Joel Kotkin is executive editor of NewGeography.com and Roger Hobbs Distinguished Fellow in Urban Studies at Chapman University, and a member of the editorial board of the Orange County Register. He is also executive director of the Houston-based Center for Opportunity Urbanism. His newest book, The New Class Conflict is now available at Amazon and Telos Press. He is also author of The City: A Global History and The Next Hundred Million: America in 2050. He lives in Orange County, CA.


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    It’s time to put an end to the urban legend of the impending death of America’s suburbs. With the aging of the millennial generation, and growing interest from minorities and immigrants, these communities are getting a fresh infusion of residents looking for child-friendly, affordable, lower-density living.

    We first noticed a takeoff in suburban growth in 2013, following a stall-out in the Great Recession. This year research from Brookings confirms that peripheral communities — the newly minted suburbs of the 1990s and early 2000s — are growing more rapidly than denser, inner ring areas.

    Peripheral, recent suburbs accounted for roughly 43% of all U.S. residences in 2010. Between July 2013 and July 2014, core urban communities lost a net 363,000 people overall, Brookings demographer Bill Frey reports, as migration increased to suburban and exurban counties. The biggest growth was in exurban areas, or the “suburbiest” places on the periphery.

    How could this be? If you read most major newspapers, or listened to NPR or PBS, you would think that the bulk of American job and housing growth was occurring closer to the inner core. Yet more than 80% of employment growth from 2007 to 2013 was in the newer suburbs and exurbs. Between 2012 and 2015, as the economy improved, occupied suburban office space rose from 75% of the market to 76.7%, according to the real estate consultancy Costar.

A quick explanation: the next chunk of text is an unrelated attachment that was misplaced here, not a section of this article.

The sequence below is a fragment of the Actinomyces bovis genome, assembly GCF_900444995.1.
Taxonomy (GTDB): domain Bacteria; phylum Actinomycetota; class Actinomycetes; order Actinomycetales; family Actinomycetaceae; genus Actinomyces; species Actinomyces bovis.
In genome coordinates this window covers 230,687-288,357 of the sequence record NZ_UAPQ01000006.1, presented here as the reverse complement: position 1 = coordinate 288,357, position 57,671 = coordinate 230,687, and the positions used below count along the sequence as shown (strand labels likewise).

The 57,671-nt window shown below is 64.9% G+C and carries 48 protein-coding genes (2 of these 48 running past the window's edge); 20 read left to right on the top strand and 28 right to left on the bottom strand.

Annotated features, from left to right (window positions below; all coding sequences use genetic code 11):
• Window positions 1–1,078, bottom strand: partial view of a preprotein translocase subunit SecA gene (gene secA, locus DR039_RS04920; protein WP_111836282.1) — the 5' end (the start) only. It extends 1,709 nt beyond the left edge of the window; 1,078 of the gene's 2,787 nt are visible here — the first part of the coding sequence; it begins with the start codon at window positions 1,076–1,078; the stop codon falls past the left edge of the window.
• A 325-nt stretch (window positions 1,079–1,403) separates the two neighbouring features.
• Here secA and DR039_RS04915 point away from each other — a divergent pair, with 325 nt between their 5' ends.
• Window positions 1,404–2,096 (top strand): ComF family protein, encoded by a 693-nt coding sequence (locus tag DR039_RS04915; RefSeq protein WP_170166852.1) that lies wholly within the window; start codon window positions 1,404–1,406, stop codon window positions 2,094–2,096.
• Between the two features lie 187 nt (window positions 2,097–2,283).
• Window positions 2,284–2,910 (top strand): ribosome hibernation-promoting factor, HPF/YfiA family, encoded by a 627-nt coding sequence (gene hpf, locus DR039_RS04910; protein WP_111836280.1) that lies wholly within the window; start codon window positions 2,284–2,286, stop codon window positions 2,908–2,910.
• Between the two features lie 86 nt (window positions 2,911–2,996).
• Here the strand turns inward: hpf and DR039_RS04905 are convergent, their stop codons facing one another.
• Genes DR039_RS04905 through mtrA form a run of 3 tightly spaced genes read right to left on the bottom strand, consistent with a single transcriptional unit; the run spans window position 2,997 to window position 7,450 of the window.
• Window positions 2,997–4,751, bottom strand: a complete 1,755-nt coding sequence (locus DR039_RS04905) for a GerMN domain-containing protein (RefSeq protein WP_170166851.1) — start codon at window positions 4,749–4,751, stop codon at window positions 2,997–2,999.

These same trends can be seen in older cities as well as the Sun Belt. Cities such as Indianapolis and Kansas City have seen stronger growth in the suburbs than in the core.

    This pattern can even be seen in California, where suburban growth is discouraged by state planning policy but seems to be proceeding nevertheless. After getting shellacked in the recession, since 2012 the Inland Empire — long described as a basket case by urbanist pundits — has logged more rapid population growth  than either Los Angeles and even generally healthy Orange County. Last year the metro area ranked third in California for job growth, behind suburban Silicon Valley and San Francisco.

    To those who have been confidently promoting a massive “return to the city,” the resurgence of outer suburbs must be a bitter pill. In 2011, new urbanist pundit Chris Leinberger suggested outer ring suburbs were destined to become “wastelands” or, as another cheerily described them, “slumburbs” inhabited by the poor and struggling minorities chased out of the gentrifying city.

    In this worldview, “peak oil” was among the things destined to drive people out of the exurbs . So convinced of the exurbs decline that some new urbanists were already fantasizing that suburban three-car garages would be “subdivided into rental units with street front cafés, shops, and other local businesses,” while abandoned pools would become skateboard parks.

    This perspective naturally appeals to people who write most of our urban coverage from such high-density hot spots as Brooklyn, Manhattan, Washington, D.C., or San Francisco. And to be sure, all these places continue to attract bright people and money from around the world. Yet for the vast majority, particularly families, such places are too expensive, congested and often lack decent public schools. For those who can’t afford super-expensive houses and the cost of private education, the suburbs, particularly the exurbs, remain a better alternative.

    Even as Houston, like other Sun Belt cities, has enjoyed something of a renaissance in its inner core, nearly 80% of the metro area’s new homebuyers last year purchased residences outside Beltway 8, which is far to west of the core city.

    If you want to know why people move to such places, you can always ask them. On reporting trips to places like Irvine, California, Valencia, north of Los Angeles, or Katy, out on the flat Texas prairie 31 miles west of Houston, you get familiar answers: low crime, good schools and excellent access to jobs. Take Katy’s Cinco Ranch. Since 1990, the planned community has grown to 18,000 residents amid a fourfold expansion in the population of the Katy area to 305,000.